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Plants for Thought

February 25th, 2009

I’ve never been a lover of coniferous plants. There are a few I like, but I think I have seen far too many blue spruce and other evergreens thrown in front of new homes with a little mulch around their feet and been called “landscaping”. I only have 2 coniferous plants in my gardens, they were planted by the original owners of the home (I had 2 more but they were oddly placed and they were cut down during the first summer we lived here). I have never had much of a desire to add conifers to my garden, I always felt like they would be out of place and boring (since they are around every new house you see). I’m a big of a cottage gardens, large, boisterous and messy and I always felt like the orderliness of evergreens would seem out of place here are Chiot’s Run.
While reading through, A Year at North Hill: Four Seasons in a Vermont Garden I came across this photo and thought to myself, “perhaps I should include a conifers in the gardens here for winter interest.” This is photo of their conifer border, it really is lovely I think. This paragraph from the book sums up why I have always disliked conifers and why I should give them a second chance:

These (conifers) are all known in the nursery trade as “bread and butter” plants, for they may be rowed out as cuttings and grown to a salable size quickly and without much trouble, thereby supplying nurserymen with reliable income. They are the darlings of developments contractors also, for they are relatively cheap, easy to come by, and they may be plunked down against the foundations of a raw new house to give it what they call a “finished” look, though of course it rarely is. The ubiquity of these conifers in new housing developments and in front of filling stations causes many sensitive gardeners to shun them; but the very qualities that make them so treasured there also recommend them strongly to the gardener for they are easy and quick to grow, are often amenable to shaping, and are relatively disease-free.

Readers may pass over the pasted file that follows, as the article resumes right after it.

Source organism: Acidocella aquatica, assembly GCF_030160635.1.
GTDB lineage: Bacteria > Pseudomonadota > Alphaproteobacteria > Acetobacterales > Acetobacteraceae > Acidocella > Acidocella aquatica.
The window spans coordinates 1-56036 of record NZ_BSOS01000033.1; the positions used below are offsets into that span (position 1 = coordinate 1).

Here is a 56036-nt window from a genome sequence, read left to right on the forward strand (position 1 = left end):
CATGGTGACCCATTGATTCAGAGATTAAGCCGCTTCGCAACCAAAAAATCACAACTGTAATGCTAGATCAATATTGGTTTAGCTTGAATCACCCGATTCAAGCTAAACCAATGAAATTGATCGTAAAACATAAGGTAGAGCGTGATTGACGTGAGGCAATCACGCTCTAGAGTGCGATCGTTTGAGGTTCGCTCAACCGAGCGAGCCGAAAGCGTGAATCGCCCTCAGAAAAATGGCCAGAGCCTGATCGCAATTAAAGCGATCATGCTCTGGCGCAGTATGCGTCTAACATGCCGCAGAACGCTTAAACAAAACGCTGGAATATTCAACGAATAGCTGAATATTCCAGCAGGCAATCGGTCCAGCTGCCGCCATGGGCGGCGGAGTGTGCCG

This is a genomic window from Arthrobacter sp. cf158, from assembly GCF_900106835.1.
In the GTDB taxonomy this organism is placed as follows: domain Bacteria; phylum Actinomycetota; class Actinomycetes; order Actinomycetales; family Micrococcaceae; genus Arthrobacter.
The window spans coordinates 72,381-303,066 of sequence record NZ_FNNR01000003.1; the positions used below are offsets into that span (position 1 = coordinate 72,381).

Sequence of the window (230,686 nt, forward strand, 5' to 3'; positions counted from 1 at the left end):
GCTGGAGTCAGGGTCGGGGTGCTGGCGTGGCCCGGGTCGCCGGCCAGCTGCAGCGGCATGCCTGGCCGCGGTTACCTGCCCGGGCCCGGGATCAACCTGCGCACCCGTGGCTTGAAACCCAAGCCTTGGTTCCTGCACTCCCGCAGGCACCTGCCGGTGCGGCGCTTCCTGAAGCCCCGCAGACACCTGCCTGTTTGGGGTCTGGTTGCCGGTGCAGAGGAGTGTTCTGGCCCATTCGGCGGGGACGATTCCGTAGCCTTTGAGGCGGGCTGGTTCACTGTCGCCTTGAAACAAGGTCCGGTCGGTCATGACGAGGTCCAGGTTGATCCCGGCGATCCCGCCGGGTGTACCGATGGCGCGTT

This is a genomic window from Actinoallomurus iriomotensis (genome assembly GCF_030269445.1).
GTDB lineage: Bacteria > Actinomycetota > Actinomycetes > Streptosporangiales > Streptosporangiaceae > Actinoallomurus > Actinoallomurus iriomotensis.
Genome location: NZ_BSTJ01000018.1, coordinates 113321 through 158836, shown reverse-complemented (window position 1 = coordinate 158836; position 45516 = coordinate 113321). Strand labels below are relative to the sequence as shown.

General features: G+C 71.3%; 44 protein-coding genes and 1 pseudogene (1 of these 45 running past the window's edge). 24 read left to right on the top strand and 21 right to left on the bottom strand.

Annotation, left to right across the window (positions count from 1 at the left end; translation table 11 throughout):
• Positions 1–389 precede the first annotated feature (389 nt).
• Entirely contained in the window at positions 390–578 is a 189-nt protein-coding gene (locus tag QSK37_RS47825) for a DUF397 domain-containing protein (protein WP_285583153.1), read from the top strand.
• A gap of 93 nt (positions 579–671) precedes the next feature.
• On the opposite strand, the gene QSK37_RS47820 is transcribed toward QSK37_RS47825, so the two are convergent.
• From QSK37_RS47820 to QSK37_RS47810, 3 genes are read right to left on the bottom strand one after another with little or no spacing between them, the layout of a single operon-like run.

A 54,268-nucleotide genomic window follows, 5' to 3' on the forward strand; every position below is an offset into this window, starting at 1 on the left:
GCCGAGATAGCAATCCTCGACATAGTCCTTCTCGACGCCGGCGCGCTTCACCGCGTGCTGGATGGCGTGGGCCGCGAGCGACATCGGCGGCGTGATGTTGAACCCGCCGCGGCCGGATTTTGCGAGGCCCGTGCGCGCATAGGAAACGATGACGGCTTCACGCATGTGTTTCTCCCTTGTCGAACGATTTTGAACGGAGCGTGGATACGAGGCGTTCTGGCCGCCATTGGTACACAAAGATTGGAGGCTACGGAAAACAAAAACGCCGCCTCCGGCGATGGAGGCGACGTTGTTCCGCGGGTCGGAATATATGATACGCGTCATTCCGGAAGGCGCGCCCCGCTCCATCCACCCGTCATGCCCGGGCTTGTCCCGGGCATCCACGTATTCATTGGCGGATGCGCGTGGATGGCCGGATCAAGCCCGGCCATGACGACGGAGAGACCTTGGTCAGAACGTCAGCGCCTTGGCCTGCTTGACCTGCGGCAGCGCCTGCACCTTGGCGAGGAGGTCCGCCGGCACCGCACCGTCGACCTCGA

I’m hoping to add a few conifers to my gardens this summer. I already have a small Frasier fir from the farmer’s market to plant this spring and I’m sure I’ll be buying a few more. They will definitely help add winter interest to the gardens and they’re beneficial for birds (which we also like around here).

Do you have a kind of plant that you dislike? why?

15 Comments to “Plants for Thought”
  1. Allie on February 25, 2009 at 6:00 am

    I love pine trees. I don’t know why, but I love everything about them – smell, shape, color, texture.

    We have these awful shrubby/flowery bushes on the side of our house. I don’t know what they are, but they spread and the roots go deep and they get overgrown very quickly. Hate them!

    Allie’s last blog post.. Mannequin, McCarthy, Cusack, et al

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  2. kristin on February 25, 2009 at 9:44 am

    I’m NOT a fan of conifers that people plant all around their houses. Here it’s mostly Norway spruce, which do grow well, but there is nothing more depressing and dreary-looking to me than a house enclosed and shaded by big old spruce trees. Even in winter, when nothing else is green, I hate those big trees blocking houses.

    kristin’s last blog post.. Yet Another Half-Assed Recipe from Kristin’s Kitchen

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  3. Teri on February 25, 2009 at 10:54 am

    That picture is lovely and demonstrates how conifers help with the backbone of the garden. We only have one on our place and I really like it. It is a pine tree but I don’t recall what kind it is. We planted it to provide some shade to the back of the house. I would plant more conifers and trees in general, but they all block my view. So placement space is limited:)

    Teri’s last blog post.. 55/365

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  4. ChicagoMike on February 25, 2009 at 12:49 pm

    Thats easy.

    Mulberry trees. One of my neighbors CHOSE it, and CHOSE to place it in the VERY VERY corner of his yard a couple of years ago. This happens to be the corner near my GARDEN. So I am constantly fighting mulberry saplings. And birds.


    I hate that tree!


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  5. rachel on February 25, 2009 at 1:09 pm

    Conifers aren’t much of an issue in Phoenix, some people have some pine trees, but it’s not like in other parts of the country where EVERYONE has one. The plants I dislike most are 1. Bermuda (who doesn’t, right?) and 2. Oleanders. Lots of people use them out here for hedges, the grow to be giant and the roots get in your pipes and make a big mess. Not to mention they’re poisonous and other things won’t grow well near them. Stop planting those Oleanders Phoenicians!!!! 3. Lantana, I don’t think they get in your pipes, they have a pretty enough flower, but they are impossible to get rid of and they spread all over the place. Also poisonous.